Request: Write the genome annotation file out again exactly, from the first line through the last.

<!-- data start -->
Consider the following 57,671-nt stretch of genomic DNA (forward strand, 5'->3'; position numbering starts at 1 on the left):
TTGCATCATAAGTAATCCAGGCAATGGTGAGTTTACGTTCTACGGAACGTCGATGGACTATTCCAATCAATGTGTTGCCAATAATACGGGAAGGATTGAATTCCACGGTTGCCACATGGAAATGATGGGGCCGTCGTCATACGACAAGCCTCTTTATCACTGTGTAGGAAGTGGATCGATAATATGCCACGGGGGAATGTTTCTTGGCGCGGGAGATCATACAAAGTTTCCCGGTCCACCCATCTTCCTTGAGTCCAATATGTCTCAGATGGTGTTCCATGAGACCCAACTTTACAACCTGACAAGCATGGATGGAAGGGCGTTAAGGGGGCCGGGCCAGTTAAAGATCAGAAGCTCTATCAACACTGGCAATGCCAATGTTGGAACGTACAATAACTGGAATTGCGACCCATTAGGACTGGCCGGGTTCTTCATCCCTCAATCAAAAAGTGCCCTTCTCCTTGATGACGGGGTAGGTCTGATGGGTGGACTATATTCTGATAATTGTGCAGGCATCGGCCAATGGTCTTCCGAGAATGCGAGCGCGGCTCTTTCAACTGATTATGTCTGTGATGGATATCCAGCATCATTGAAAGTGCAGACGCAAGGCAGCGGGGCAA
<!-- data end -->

Consider the following 57,671-nt stretch of genomic DNA (forward strand, 5'->3'; position numbering starts at 1 on the left):
TTGCATCATAAGTAATCCAGGCAATGGTGAGTTTACGTTCTACGGAACGTCGATGGACTATTCCAATCAATGTGTTGCCAATAATACGGGAAGGATTGAATTCCACGGTTGCCACATGGAAATGATGGGGCCGTCGTCATACGACAAGCCTCTTTATCACTGTGTAGGAAGTGGATCGATAATATGCCACGGGGGAATGTTTCTTGGCGCGGGAGATCATACAAAGTTTCCCGGTCCACCCATCTTCCTTGAGTCCAATATGTCTCAGATGGTGTTCCATGAGACCCAACTTTACAACCTGACAAGCATGGATGGAAGGGCGTTAAGGGGGCCGGGCCAGTTAAAGATCAGAAGCTCTATCAACACTGGCAATGCCAATGTTGGAACGTACAATAACTGGAATTGCGACCCATTAGGACTGGCCGGGTTCTTCATCCCTCAATCAAAAAGTGCCCTTCTCCTTGATGACGGGGTAGGTCTGATGGGTGGACTATATTCTGATAATTGTGCAGGCATCGGCCAATGGTCTTCCGAGAATGCGAGCGCGGCTCTTTCAACTGATTATGTCTGTGATGGATATCCAGCATCATTGAAAGTGCAGACGCAAGGCAGCGGGGCAA